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. Last Updated: 07/27/2016

Pupils Enter Desegregated School

POTGIETERSRUS, South Africa -- President Nelson Mandela on Thursday appealed for calm as black children began attending a former whites-only South African school and white parents threatened to start a new whites-only institution.


At least 16 black children started their first day at the primary school in Potgietersrus, 250 kilometers north of Johannesburg, after a judge ruled Wednesday the school had no right to bar pupils from the country's black majority.


Mandela said he welcomed the court's decision to end racial segregation in the school, but he appealed at the same time for sensitivity in its implementation.


"We have got the court order and we can enforce it, but we are dealing with children and we don't want to exercise our rights in such a way that the lives of the children are in jeopardy," he said. "We are discussing this matter in a responsible and sensitive manner."


Angry right-wing parents told reporters they were keeping their children at home Thursday.


"Look at all this. It is police, the press, kaffirs [a derogatory term for blacks]. How can I put my children in this school under these circumstances?" said one white parent, who refused to be identified.


The black children were taken into the school by their parents watched by the police. At least 100 police blocked nearby intersections and patrolled the area around the school.


On Wednesday, Supreme Court Judge Tjibbe Spoelstra issued an order that the school could not appeal to a higher court against his decision last week that it "may not on the grounds of race, ethnic or social origin, culture, color or language, refuse to admit any child."


It is the first case where white attempts to preserve the status quo have been tested since 1994's all-race elections ended half a century of institutionalized racial segregation in South Africa.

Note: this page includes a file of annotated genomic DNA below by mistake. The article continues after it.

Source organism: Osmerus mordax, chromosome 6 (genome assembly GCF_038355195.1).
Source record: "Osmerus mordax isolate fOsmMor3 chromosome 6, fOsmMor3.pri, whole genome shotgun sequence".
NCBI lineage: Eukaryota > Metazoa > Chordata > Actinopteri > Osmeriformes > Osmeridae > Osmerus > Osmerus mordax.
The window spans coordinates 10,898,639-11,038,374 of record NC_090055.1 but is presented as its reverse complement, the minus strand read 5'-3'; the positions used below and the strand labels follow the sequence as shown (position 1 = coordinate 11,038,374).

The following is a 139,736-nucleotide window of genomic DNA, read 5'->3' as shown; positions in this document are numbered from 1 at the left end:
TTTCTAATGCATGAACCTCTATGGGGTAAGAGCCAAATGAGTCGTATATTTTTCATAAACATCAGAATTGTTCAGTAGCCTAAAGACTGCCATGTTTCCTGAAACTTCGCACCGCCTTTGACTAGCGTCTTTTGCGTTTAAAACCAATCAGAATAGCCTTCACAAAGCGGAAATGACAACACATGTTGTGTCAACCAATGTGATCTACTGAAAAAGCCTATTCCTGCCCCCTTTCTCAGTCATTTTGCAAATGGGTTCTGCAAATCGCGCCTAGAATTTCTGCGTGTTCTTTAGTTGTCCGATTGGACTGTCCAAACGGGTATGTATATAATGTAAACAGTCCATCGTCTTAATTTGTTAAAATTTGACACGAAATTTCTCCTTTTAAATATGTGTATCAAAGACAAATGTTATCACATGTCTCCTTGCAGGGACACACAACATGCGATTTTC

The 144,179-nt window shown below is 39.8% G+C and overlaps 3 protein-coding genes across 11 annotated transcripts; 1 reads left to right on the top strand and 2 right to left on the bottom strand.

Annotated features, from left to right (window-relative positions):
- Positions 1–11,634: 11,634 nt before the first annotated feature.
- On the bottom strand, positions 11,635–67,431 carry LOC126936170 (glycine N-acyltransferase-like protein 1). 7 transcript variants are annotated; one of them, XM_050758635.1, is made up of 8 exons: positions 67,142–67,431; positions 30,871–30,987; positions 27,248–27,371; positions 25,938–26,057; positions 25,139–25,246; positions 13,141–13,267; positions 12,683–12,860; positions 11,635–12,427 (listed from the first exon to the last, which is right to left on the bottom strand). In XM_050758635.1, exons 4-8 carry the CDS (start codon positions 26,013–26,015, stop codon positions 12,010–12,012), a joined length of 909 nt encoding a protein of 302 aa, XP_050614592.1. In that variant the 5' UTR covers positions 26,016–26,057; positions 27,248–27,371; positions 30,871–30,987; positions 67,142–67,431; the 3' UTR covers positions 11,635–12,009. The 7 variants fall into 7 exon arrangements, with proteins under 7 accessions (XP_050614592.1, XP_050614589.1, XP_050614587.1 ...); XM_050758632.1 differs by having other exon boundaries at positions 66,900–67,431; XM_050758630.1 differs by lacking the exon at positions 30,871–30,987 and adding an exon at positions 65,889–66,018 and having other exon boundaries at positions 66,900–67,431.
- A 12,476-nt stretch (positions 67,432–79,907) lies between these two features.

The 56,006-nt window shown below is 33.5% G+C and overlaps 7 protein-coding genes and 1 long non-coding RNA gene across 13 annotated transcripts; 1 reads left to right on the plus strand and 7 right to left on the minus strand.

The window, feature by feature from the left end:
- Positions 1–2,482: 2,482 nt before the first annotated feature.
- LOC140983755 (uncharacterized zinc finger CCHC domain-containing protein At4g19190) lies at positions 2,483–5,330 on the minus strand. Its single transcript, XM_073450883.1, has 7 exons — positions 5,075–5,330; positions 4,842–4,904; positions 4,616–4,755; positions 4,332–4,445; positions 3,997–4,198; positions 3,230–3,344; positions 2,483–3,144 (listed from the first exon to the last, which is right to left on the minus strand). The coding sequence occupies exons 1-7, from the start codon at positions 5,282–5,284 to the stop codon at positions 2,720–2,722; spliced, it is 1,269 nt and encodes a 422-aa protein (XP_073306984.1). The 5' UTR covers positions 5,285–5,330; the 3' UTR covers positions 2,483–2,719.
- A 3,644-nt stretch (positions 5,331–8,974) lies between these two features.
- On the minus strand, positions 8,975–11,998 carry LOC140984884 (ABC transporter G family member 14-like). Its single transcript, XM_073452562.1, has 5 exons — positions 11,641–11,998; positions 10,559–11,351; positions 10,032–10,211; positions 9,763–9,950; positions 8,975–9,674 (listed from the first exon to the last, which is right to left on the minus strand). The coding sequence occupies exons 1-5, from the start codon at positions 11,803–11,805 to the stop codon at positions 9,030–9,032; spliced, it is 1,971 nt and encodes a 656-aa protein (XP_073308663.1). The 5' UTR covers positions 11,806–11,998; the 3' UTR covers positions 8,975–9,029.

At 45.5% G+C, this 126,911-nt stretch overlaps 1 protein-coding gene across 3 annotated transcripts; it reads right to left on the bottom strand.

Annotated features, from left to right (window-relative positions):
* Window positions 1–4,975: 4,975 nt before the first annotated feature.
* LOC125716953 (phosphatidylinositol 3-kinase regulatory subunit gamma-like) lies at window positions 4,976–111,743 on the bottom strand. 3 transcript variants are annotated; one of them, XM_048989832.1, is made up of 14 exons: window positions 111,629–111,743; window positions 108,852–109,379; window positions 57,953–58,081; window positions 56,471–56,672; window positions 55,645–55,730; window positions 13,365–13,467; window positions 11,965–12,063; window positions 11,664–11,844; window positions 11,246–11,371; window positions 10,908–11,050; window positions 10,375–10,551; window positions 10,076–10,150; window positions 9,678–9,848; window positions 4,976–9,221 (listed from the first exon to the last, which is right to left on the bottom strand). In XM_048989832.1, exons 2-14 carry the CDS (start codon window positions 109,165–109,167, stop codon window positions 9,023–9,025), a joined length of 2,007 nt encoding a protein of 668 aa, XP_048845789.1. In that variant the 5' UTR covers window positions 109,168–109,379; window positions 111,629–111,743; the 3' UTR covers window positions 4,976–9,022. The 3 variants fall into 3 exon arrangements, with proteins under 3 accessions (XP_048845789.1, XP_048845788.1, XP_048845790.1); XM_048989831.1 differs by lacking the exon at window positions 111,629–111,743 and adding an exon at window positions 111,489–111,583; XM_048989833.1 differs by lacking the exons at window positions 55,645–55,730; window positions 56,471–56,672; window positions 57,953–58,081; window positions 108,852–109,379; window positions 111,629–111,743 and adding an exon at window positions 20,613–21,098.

Koos Nel, chairman of the management body, said: "My prediction is that about half of the [white] children will leave this school ... parents are thinking of establishing a private school ... for Afrikaners only," he said.


Nel added some parents were considering teaching their children at home. "Racism has nothing to do with this. It is a cultural issue," he said.


Mandela said he had asked Deputy President F.W. de Klerk, who is leaderof the National Party, General Constand Viljoen who heads the white separatist Freedom Front and right-wing Conservative Party leader Ferdi Hartzenberg to help the Northern Province government ensure the court order was implemented "with the consent of the community."


Northern Province Premier Ngoako Ramatlhodi said he had been called by Mandela and had agreed to meet the white leaders.


"We are prepared as the government to talk to anybody including the white parents who are afraid ... We don't think that these fears are really, objectively speaking, founded," he said.


Parents said they feared the school would be flooded by black children.


"We feel that the character of the school will be changed if it is flooded by another culture. This school will be completely black in about one or two years," said a parent, Mof Erasmus.


One of the black pupils who began at the school Thursday said she was not frightened at all.


"No, I feel happy because I want to do sports, maths, English, all the subjects," said a smiling Thaba Chuoe, 10.


Asked if she was not afraid that white children might ostracize her, she replied: "No, they will want me to come here."